The decision of the Scots Inner House in July last year dismissing appeals in the City Inn litigation has provoked considerable debate. The Inner House approved an apportionment approach to the granting of EOTs under JCT-style contract clauses, whereas the availability of such an approach is questionable under English law. A recent TCC decision has now brought the debate into sharp focus by confirming what is thought to be the English position.
In 2007, De Beers commissioned a large software development project aimed at upgrading its diamond handling systems and supporting the relocation of various processing activities from London to Botswana. The project was put out to tender and a contract was awarded to Atos. The project fell behind schedule, due in part to additional works ordered by De Beers and in part due to matters for which Atos was responsible (such as unrealistic tender assumptions).
De Beers’ contract with Atos contained an extension of time clause allowing a reasonable extension of time for delay caused by acts or omissions of De Beers or any other cause beyond Atos’ reasonable control. The contract also allowed Atos to recover delay costs in the event that time was extended for such matters.
The TCC found that both the Atos delay and the De Beers delay were critical and operated concurrently. That is to say, either delay was sufficient on its own to delay completion. In those circumstances, the court applied a “general rule in construction and engineering cases … that where there is concurrent delay to completion caused by matters for which both employer and contractor are responsible, the contractor is entitled to an extension of time but he cannot recover in respect of the loss caused by the delay.”
The court’s conclusion was not preceded by any contractual analysis of the agreed extension of time clause, suggesting that questions of concurrency, in many cases, can be answered in the abstract without undue focus upon the language of the parties’ agreement. This perhaps reflects the court’s reliance upon the prevention principle, a principle applicable to all construction contracts with liquidated damages provisions, as providing an answer to issues of concurrency.
The court’s reliance on the prevention principle accords with the minority opinion of Lord Carloway in the City Inn appeal and previous English authorities. Put briefly, the prevention principle requires that a contractor have the time allotted to it within which to perform the works. This principle does not depend upon the contractor actually being able to complete within that period of time, but on the need to preserve the integrity of the liquidated damages regime agreed between the parties. On this view, any delay caused by the employer must entitle the contractor to an extension of time regardless of any concurrent delay, as otherwise the contractor will not have had the time that the parties agreed he should have to complete prior to the time when liquidated damages will begin to accrue. Whether or not the contractor could have made good use of this time is irrelevant, on this analysis.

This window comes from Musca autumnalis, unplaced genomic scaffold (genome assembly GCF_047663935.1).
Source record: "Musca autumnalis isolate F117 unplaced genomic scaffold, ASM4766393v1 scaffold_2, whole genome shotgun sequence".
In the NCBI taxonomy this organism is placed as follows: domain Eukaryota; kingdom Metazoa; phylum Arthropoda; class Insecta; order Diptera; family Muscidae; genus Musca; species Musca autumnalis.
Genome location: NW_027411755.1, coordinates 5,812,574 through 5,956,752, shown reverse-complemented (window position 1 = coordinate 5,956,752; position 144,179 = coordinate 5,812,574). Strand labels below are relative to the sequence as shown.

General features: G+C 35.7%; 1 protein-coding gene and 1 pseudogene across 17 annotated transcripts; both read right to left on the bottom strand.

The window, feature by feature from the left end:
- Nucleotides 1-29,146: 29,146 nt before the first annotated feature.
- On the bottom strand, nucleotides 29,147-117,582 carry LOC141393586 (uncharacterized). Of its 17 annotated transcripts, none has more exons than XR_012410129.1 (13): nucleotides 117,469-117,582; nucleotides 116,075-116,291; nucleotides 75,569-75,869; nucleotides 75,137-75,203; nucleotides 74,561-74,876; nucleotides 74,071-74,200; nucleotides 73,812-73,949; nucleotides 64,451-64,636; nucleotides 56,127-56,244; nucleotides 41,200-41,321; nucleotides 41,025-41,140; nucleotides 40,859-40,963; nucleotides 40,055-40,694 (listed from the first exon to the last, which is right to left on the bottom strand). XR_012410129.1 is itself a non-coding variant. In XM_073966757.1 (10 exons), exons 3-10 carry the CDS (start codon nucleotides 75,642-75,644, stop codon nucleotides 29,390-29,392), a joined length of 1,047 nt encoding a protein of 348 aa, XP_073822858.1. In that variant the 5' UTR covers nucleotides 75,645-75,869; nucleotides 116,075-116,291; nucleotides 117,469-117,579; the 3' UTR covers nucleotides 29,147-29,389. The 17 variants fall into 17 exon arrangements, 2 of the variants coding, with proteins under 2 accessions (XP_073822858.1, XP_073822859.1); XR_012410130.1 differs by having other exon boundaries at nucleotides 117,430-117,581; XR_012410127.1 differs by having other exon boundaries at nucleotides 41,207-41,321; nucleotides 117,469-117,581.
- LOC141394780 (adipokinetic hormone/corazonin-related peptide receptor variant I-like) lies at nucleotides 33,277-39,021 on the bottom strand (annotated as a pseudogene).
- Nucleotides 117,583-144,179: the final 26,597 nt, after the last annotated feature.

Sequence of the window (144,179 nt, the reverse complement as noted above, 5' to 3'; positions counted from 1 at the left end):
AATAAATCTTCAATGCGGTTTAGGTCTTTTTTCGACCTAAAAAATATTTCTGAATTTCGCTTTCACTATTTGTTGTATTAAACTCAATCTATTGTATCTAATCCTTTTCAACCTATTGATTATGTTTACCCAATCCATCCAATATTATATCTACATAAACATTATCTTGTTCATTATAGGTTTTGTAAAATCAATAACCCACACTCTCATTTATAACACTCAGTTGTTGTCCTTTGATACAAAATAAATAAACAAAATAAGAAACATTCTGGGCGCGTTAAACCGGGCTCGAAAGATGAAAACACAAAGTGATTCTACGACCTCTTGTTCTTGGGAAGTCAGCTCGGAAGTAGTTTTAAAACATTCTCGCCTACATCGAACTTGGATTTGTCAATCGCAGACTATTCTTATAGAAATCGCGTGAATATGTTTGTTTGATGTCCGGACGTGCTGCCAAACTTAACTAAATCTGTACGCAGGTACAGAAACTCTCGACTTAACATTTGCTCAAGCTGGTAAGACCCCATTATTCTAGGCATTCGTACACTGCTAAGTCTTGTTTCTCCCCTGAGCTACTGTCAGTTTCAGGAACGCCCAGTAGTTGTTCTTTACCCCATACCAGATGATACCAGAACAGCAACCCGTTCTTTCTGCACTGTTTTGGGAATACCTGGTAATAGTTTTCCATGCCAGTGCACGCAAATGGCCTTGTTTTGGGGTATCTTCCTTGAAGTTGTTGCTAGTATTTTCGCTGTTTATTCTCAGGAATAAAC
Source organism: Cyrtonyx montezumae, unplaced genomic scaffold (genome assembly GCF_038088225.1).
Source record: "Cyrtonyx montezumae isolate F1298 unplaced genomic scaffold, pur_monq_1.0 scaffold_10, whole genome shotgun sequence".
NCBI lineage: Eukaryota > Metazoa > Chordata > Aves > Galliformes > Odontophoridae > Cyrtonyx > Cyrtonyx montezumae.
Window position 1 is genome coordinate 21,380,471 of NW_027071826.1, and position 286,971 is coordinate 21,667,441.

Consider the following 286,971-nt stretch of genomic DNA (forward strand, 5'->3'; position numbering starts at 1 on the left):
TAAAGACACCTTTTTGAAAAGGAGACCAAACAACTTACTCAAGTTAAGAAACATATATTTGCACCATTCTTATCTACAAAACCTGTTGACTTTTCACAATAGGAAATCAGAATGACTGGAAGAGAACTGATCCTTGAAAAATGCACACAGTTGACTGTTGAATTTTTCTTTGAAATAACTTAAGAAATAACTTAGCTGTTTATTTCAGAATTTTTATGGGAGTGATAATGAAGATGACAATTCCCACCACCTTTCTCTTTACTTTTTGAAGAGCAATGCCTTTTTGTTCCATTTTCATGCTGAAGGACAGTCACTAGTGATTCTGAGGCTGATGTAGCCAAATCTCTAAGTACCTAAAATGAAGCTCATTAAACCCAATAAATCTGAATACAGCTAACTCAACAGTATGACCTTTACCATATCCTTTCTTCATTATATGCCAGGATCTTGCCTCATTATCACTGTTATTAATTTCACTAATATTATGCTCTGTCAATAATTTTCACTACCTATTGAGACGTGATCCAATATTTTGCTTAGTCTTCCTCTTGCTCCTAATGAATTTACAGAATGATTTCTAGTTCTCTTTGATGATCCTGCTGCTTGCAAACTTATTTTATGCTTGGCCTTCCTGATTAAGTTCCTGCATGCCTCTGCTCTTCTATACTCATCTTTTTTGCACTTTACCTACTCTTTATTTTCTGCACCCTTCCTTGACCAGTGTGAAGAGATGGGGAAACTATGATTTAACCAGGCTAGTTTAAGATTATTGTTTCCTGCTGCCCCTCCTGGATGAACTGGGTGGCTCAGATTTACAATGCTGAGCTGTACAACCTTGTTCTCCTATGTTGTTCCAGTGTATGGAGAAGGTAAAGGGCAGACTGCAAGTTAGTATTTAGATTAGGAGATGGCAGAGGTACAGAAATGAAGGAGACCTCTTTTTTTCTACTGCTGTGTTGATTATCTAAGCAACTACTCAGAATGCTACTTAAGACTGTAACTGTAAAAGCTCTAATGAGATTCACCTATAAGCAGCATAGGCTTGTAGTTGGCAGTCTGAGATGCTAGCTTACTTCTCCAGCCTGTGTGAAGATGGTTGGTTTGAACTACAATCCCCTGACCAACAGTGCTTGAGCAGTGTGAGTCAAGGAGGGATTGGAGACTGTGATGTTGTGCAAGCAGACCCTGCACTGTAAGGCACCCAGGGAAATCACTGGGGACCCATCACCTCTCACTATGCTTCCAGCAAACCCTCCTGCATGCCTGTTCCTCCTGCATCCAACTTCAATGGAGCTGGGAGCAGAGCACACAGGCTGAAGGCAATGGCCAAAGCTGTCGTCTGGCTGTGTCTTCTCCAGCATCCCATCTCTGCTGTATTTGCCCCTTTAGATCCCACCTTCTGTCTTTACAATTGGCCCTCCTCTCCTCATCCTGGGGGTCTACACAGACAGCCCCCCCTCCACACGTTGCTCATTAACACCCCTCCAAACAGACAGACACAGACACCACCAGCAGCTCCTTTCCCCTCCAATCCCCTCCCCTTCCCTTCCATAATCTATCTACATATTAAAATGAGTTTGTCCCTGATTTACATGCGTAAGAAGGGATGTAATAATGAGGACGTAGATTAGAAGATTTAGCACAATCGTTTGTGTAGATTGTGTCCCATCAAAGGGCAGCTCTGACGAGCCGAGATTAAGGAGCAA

This decision adds to a growing weight of opinion suggesting that City Inn does not represent the law of England concerning concurrent delay in construction contracts. The recently published 12th edition of Hudson’s Building and Engineering Contracts also adopts this view.
It had been hoped that City Inn would proceed to the Supreme Court where authoritative guidance could be given. It is now understood, however, that appeal proceedings have been settled. Uncertainty surrounding claims for concurrent delay may therefore persist for some time to come.
To view our original law-now reporting the Inner House’s decision in City Inn, please click here